Is a Recession Bullish?

By: Ferguson-Johnson Wealth Management | October 3, 2022

Once again, worldwide equities and fixed income declined over the past quarter under the backdrop of  the familiar issues of inflation, hawkish monetary policy, sharply rising interest rates, and geopolitical  strife. It’s been a horrible year for investors – there’s no denying that. 

As we stand now, 2022 ranks as the sixth-worst year for the S&P 500 ever1. Three of the six years that  clocked in lower were during the Great Depression and a fourth was 2008, the height of the Great  Financial Crisis (the other year was 1974, for those curious).  

While there are certainly factors that make us feel uneasy about the current state of the economy, is  what we’ve experienced this year on par with the catastrophes listed above? I’m inclined to say no.

We  may already be in a recession, but even that’s still unclear. Statistically we can probably say we are in a  recession – GDP declined for consecutive quarters. However, jobs are continuing the be added month over-month and consumer spending has yet to abate – making this the most bizarre recession ever.  

The stock market has certainly behaved like we are in the first half of a recession. If that is the current  circumstance, then there is a very bullish case to be made for where we go from here.

US Stock Performance during First and Second Halves of Recession & Expansions

Recession and Expansion Curve

Source: Avantis 2

What stands out is that the below-average returns we’ve seen historically during times of recession have  been driven by significantly negative returns during the first half of the recession.

In the second half of  recessions, returns have been strongly positive and far above the average monthly return. Good times  have historically continued during the first and second halves of expansions.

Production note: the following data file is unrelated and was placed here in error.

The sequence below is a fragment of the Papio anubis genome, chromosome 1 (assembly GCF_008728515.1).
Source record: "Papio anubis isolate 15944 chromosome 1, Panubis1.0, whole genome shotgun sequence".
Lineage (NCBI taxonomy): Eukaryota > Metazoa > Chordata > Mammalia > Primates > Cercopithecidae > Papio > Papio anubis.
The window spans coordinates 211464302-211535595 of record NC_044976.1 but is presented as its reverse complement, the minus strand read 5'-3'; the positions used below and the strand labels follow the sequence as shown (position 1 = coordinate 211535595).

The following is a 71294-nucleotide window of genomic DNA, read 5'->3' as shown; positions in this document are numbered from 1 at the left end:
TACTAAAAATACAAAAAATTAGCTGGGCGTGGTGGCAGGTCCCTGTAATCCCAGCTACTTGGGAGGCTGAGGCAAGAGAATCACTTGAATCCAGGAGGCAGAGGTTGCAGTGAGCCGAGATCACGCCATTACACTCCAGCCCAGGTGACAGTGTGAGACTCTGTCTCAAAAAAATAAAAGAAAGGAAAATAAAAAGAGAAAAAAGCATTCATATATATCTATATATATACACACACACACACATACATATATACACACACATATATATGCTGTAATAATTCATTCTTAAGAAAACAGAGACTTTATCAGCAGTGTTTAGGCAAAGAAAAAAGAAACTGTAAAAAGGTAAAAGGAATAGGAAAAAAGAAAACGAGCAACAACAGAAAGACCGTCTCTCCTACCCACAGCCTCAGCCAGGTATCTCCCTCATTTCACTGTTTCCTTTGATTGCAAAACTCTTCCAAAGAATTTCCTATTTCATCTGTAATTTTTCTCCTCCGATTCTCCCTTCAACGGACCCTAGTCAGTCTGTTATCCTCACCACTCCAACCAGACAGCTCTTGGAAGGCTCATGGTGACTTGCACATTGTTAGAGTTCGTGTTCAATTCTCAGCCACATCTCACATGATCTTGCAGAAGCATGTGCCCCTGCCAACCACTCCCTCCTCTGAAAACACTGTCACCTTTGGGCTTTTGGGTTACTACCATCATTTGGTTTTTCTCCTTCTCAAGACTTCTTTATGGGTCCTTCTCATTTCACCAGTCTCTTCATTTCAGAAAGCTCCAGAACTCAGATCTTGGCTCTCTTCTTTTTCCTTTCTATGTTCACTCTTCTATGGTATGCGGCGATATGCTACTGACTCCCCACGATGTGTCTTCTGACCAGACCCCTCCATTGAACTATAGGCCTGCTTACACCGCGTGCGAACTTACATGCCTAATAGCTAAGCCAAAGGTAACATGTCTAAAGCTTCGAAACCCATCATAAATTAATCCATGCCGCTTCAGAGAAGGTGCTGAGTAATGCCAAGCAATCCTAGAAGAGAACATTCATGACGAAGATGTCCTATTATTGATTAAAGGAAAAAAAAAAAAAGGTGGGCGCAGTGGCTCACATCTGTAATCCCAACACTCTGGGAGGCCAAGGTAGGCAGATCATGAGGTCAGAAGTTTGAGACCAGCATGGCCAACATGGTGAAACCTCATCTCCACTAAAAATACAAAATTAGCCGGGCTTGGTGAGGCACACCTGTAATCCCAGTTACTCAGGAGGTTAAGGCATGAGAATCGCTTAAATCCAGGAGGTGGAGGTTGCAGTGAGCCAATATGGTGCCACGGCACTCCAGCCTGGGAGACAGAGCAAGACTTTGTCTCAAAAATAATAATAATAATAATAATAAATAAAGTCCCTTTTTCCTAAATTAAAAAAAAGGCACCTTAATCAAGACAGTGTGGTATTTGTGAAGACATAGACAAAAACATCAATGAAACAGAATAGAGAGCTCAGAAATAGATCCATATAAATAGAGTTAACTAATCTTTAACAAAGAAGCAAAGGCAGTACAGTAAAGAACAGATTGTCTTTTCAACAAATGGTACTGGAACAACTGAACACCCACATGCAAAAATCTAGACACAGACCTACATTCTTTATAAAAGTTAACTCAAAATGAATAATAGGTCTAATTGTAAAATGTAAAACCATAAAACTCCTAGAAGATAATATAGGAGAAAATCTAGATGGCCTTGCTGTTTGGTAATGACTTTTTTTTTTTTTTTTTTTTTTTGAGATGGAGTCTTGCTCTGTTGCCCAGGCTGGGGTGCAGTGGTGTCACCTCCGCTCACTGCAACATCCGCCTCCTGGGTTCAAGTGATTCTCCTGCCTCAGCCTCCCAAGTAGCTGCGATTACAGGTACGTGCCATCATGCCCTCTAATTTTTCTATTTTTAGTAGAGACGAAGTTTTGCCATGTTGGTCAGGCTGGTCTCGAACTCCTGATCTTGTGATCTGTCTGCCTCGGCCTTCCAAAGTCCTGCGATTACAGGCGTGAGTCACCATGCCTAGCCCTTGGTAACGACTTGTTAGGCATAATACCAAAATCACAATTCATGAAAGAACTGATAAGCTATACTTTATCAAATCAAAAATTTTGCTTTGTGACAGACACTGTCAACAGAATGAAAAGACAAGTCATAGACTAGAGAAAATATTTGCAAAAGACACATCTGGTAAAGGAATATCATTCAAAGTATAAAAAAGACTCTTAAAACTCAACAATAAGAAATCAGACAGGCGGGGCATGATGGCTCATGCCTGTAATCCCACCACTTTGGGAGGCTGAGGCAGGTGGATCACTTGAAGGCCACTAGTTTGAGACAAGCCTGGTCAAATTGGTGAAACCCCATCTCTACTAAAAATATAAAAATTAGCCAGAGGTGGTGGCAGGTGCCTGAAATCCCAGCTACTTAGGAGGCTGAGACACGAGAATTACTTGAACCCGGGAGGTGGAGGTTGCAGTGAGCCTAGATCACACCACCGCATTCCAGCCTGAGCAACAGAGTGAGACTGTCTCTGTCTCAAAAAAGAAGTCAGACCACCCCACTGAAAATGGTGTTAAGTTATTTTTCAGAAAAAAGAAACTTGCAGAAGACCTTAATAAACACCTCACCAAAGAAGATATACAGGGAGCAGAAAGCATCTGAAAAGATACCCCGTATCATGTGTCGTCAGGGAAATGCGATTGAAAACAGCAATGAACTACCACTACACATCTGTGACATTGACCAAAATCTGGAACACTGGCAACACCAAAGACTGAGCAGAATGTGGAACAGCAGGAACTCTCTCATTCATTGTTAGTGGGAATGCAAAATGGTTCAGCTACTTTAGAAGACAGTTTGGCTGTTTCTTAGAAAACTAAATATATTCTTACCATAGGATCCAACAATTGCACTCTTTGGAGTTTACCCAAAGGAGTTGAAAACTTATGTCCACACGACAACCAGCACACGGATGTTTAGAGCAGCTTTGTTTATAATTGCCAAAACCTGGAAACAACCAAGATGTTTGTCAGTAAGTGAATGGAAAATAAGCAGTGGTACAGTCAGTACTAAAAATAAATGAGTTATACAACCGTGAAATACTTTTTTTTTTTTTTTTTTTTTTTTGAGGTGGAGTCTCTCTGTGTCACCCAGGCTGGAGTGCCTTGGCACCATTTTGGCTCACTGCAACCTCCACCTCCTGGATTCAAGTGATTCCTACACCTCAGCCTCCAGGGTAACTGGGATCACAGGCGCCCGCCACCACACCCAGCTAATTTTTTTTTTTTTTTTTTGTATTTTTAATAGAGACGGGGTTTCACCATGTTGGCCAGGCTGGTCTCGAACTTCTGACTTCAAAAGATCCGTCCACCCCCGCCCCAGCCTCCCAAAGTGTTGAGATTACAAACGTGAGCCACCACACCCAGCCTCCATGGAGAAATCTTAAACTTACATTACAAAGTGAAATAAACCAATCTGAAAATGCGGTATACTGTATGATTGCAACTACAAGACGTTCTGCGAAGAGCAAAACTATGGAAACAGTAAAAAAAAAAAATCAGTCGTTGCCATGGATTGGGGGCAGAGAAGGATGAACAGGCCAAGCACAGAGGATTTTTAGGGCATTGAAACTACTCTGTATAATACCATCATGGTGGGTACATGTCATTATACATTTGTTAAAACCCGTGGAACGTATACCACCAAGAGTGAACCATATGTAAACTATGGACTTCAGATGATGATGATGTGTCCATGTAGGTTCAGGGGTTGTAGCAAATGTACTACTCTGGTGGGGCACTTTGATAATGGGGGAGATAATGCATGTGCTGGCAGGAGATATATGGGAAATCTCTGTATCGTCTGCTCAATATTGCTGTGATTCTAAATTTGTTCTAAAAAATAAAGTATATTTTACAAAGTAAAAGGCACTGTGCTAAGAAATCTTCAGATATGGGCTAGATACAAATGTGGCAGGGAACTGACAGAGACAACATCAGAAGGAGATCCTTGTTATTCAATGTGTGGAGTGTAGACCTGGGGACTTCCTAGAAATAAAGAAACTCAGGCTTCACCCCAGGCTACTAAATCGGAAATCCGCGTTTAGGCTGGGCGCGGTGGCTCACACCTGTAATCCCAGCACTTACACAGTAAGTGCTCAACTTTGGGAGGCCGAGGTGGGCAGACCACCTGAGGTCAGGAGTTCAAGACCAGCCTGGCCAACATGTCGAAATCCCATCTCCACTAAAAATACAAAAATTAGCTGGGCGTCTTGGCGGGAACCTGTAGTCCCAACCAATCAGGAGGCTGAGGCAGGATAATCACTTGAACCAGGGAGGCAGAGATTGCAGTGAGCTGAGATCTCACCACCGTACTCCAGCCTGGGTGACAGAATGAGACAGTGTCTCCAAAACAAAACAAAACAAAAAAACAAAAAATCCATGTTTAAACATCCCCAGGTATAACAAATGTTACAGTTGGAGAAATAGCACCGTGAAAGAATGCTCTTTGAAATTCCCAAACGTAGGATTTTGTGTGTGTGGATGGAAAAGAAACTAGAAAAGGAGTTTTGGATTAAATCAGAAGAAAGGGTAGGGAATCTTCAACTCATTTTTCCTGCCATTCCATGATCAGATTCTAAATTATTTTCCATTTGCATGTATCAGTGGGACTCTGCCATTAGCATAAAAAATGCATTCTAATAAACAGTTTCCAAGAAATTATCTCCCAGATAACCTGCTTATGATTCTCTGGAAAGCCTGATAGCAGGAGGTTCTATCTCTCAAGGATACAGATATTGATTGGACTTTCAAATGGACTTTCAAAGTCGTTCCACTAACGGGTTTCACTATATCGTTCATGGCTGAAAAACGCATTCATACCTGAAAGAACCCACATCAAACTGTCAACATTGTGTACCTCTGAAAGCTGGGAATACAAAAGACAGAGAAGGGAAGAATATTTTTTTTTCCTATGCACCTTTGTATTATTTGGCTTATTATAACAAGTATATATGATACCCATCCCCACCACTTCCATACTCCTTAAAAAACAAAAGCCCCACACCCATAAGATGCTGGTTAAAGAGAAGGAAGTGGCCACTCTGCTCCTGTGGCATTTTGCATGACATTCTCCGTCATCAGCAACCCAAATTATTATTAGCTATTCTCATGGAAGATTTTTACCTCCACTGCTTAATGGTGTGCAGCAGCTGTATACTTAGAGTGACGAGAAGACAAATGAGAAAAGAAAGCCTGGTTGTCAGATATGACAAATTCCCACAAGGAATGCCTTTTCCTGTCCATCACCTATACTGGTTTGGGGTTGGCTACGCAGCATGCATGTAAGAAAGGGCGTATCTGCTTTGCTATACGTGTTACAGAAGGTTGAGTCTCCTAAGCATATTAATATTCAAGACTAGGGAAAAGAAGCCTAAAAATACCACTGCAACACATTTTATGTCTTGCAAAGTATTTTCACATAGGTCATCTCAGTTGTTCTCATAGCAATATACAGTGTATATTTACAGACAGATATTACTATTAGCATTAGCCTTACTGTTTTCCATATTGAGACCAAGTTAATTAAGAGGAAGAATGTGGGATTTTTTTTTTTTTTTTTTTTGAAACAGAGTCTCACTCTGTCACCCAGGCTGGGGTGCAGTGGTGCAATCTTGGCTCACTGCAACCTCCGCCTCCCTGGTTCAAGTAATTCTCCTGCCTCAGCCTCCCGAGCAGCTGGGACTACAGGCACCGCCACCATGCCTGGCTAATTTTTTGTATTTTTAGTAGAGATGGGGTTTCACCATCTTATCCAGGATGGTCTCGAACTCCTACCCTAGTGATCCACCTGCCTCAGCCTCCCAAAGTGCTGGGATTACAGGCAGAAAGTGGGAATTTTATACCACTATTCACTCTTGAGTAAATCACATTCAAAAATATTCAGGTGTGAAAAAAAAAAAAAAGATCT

What do these returns tell us? In the first half of recessions, markets react quickly to possible bad news. 

Expectations of lower company earnings during an economic slowdown and, more importantly, lower  risk appetite due to increasing uncertainty, for example, are quickly reflected in lower stock prices. 

It is important, and especially so during difficult market conditions, for investors to focus not solely on  where returns have been but also on where they could be going in the months and years ahead. 

In that context, let’s look back to the last time we encountered some of the inflationary and potentially  recessionary economic conditions we’re currently enduring.

We now have the compound wisdom to  know just how wrong an infamous 1979 BusinessWeek cover story turned out to be when it declared  “The Death of Equities.”

Eventually, BusinessWeek rolled into Bloomberg’s publications. Forty years  later, in 2019, a Bloomberg columnist described how they were “still getting grief” about it: 

Three years after [“The Death of Equities”] appeared, the stock market hit bottom and  then began a remarkable resurgence. The total return on the Standard & Poor’s 500- stock index since its 1982 low, with dividends reinvested, has been nearly 7,000%. Not  bad for a corpse.”3